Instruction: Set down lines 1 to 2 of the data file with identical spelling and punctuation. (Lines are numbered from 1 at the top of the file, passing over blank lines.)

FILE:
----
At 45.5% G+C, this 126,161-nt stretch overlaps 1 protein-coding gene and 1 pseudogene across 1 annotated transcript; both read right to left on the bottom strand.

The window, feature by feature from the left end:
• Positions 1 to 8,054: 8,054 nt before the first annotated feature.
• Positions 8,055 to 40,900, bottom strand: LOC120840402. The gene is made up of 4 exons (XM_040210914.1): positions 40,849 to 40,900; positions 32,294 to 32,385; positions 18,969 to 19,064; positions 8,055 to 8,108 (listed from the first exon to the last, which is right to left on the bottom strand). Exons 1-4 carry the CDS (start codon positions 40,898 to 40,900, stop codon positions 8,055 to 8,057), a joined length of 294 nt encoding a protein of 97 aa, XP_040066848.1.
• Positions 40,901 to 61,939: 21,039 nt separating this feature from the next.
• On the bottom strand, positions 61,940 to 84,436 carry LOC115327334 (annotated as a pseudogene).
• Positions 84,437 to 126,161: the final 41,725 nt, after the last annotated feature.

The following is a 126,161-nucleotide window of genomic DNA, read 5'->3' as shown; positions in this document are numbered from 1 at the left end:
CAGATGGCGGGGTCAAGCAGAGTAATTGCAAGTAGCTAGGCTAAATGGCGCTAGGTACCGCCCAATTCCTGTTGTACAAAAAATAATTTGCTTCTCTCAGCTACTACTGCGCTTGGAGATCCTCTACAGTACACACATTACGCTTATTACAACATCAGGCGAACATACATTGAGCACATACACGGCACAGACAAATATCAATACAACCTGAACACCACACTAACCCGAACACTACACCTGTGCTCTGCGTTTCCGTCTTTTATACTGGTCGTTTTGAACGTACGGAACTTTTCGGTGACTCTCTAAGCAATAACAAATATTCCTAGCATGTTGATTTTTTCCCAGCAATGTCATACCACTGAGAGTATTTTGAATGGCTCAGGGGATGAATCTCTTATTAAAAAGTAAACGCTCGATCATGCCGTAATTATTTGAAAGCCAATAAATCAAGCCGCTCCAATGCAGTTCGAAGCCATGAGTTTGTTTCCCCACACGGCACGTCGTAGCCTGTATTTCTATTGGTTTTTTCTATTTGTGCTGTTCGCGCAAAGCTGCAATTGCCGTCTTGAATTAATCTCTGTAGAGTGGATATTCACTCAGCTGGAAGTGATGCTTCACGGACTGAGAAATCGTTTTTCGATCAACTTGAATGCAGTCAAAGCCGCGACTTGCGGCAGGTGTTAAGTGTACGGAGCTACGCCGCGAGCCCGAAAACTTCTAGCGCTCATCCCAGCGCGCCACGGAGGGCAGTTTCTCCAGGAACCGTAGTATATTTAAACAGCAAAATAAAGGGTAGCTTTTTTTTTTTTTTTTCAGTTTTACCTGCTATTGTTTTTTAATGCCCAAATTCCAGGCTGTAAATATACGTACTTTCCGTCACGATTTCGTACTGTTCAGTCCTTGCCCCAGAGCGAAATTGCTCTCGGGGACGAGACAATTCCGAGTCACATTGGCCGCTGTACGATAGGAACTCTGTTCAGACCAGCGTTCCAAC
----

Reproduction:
At 45.5% G+C, this 126,161-nt stretch overlaps 1 protein-coding gene and 1 pseudogene across 1 annotated transcript; both read right to left on the bottom strand.

The window, feature by feature from the left end: